When someone asks me to describe Asura's Wrath, I find that I have an incredibly difficult time answering. It is by turns a shooter, action brawler and interactive movie all rolled into one, all packaged with an episodic narrative about rage, redemption and what it means to sacrifice everything for those you love. Most of the time, the game manages all its disparate elements quite well, but every so often, one of the plates wobbles and crashes to the ground.
The game is set in a world where humanity is under constant threat by the Gohma, a race of bestial creatures that know nothing but chaos and destruction. Asura is one of the Seven Guardian Generals, demigods sworn to protect the humans and obliterate the Gohma. After one particularly epic battle, Asura is framed by his fellow Generals for the assassination of humanity's emperor. Asura's wife is slain and his daughter taken away, all while our hero is accused of treason and left for dead. About 12,000 years later, Asura returns to the realm of the living, seeking to avenge his family and exact retribution from the Generals who now call themselves gods.
The premise is suitably epic and dramatic, and it unfolds much in the way one would expect from an anime series. There are multiple episodes spread over three acts, with a handful of scenes in each. Much of the plot is revealed through expository scenes, but often, players aren't just sitting back and watching, but rather participating in the action with timed button presses or flicks of the control sticks. Those with an intrinsic aversion to Quick Time Events (QTEs) would be wise to simply stay far, far away from the game, as a great deal of time is devoted to pushing just the right button at just the right time.
Dismissing the game because of its abundance of QTEs would be a tragic mistake, though, as Asura's Wrath introduces a great cast of very colorful characters and delightfully ludicrous moments. One boss fight culminates with your foe growing to a size greater than that of the Earth itself and attempting to crush you with a finger. Another showcases a sword so long and sharp that it can literally bisect the entire planet. Even the game's few quiet moments are expertly milked for maximum effect, creating a perfectly paced experience that can easily sweep you up. The only real misstep is that Asura is incredibly unlikable, speaking almost exclusively in grunts and yells and refusing to dial it down for a moment. Yes, I know the name of the game isn't Asura's Diplomatic Resolution to Complex Issues, but it could still do with giving him a volume other than yelling at full blast.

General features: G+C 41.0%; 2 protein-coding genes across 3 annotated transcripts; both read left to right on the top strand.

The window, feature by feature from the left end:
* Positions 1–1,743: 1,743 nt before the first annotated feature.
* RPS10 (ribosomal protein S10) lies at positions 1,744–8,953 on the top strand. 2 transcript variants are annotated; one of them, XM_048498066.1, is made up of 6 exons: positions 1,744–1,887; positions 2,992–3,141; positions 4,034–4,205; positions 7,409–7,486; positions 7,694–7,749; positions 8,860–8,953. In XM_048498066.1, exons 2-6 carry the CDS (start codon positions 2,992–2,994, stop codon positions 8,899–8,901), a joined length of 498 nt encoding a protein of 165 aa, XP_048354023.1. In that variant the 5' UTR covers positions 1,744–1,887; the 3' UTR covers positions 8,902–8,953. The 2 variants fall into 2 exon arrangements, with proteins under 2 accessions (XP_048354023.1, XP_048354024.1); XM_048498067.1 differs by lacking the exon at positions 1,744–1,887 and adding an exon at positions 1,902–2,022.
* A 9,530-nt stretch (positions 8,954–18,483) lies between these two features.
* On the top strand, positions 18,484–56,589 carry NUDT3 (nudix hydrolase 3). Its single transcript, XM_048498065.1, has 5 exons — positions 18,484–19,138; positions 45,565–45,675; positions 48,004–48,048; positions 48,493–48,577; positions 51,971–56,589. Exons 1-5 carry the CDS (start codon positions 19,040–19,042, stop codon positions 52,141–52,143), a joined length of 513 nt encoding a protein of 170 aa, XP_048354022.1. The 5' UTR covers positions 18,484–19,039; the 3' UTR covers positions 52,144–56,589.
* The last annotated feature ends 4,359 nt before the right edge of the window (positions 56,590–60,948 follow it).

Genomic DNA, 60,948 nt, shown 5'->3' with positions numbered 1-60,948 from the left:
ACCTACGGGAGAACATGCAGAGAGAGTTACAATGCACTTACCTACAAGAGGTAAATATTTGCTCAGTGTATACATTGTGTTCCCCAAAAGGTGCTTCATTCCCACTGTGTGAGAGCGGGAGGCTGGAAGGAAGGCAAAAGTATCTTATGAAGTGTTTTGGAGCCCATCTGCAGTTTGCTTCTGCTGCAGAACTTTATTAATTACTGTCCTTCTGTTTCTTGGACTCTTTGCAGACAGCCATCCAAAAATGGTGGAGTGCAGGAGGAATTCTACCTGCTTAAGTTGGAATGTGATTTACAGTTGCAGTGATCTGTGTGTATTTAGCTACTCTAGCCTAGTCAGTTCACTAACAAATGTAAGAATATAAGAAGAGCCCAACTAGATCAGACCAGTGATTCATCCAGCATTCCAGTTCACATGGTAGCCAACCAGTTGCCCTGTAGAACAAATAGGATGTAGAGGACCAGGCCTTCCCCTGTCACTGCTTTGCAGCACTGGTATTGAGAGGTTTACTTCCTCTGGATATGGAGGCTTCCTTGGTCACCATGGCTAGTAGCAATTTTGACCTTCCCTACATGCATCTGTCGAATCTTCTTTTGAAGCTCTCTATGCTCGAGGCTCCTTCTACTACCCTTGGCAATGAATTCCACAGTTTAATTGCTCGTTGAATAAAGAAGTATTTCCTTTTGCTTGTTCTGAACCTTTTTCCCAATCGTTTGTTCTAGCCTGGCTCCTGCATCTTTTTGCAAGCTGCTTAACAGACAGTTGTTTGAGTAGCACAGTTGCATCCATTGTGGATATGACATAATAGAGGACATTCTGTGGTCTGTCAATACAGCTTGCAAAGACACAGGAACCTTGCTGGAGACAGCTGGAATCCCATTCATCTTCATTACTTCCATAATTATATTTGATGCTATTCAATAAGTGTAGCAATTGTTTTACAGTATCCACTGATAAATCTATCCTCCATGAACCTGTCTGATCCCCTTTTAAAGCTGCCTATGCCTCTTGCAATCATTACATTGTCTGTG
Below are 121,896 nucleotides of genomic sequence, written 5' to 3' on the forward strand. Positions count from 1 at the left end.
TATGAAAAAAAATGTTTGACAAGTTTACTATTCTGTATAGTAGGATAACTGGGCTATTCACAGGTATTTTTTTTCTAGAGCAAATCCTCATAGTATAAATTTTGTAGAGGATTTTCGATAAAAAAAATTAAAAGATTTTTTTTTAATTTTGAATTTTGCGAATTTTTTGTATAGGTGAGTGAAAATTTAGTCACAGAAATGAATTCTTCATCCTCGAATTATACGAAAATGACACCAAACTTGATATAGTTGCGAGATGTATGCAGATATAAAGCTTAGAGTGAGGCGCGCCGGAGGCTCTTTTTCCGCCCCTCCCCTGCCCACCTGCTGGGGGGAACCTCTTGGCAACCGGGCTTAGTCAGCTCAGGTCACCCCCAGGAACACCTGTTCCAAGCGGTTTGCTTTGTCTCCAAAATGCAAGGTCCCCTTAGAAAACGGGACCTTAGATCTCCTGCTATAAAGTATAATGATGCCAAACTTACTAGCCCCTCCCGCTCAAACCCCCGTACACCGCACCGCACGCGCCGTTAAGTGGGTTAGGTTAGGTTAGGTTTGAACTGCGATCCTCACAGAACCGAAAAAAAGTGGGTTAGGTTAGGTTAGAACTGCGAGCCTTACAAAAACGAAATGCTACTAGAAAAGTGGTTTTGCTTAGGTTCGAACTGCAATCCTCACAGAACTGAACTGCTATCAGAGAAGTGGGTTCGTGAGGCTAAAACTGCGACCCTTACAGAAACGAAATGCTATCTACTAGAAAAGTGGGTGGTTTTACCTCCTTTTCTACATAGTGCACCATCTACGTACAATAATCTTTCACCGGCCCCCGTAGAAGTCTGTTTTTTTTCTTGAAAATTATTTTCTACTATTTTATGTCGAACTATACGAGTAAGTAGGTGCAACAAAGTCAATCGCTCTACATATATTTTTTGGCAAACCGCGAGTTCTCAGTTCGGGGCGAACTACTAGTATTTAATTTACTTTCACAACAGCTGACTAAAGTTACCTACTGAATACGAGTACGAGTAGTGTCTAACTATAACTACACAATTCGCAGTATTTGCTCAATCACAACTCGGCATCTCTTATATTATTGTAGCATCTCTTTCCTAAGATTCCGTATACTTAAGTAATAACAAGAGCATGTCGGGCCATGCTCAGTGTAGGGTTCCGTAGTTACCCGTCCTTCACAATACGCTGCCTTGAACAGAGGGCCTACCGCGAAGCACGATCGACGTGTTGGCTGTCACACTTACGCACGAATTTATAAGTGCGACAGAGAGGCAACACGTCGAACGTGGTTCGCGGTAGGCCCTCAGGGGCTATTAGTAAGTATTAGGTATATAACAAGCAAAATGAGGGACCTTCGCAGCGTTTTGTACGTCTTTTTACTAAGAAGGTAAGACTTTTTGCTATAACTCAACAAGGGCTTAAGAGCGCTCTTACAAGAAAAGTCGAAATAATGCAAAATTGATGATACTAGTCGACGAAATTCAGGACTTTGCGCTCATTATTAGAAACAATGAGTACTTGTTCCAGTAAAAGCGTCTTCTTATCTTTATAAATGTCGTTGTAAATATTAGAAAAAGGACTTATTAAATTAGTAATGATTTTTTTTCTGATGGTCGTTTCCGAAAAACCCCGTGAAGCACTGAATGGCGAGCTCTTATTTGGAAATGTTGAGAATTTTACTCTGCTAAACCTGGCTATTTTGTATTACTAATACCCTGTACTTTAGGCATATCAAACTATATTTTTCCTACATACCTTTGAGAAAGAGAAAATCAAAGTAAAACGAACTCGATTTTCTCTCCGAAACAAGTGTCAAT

While the plot and pacing of Asura's Wrath is spot-on, the actual gameplay often proves to be less than stellar. The brawling sections are boring, often requiring you to do little more than tap B and Y until Asura's rage builds up enough to trigger his Burst Attack and end the fight. While the Bursts almost always result in wanton destruction and a satisfying evisceration of your foes, all the fights feel like filler. When the objective of combat is not to win, but rather to fill a meter as quickly as possible, it becomes easy to zone out and stop caring. While other action games published by Capcom, such as Bayonetta and Devil May Cry, have featured in-depth combat with tons of opportunities for individual flair, Asura's Wrath can't deliver even a sliver of that excitement.
The shooter segments fare a bit better, though they're still shallow efforts to fill the Burst Gauge. Asura can let fly with either rapid-fire shots or homing attacks, both of which can be used to create some rather impressive destruction. Again, the mechanic is little more than filler to get from one story point to another, but it's still empowering to use one man to bring down an entire fleet of starships or cut through a seemingly endless swarm of powerful enemies.
As mentioned previously, the story of Asura's Wrath is told like an anime, and the game presentation mirrors this approach. Character features are exaggerated in such ways as to make basically everyone superhuman, and the only way to truly express emotion is to so openly plaster it on their faces that there's no doubt or subtlety to their feelings. I don't say these things to be condescending; fans of Japanese animation will love how the game absolutely nails the medium.
Admittedly, Asura's Wrath is not a great game. The combat mechanics are uninspired and the title relies heavily on QTEs to drive the action. However, I'm not entirely sure it's trying to be a pure game so much as it wants to be an interactive experience. That may sound a bit like a cop-out, but I truly believe the interactive elements are there merely to drive the story forward, and in that respect, the game delivers beautifully. Asura's Wrath is a strange bird indeed, throwing in so many disparate elements that all manage to somehow come together and create a compelling, fun experience. This game is weird, but it's weird in the right ways.
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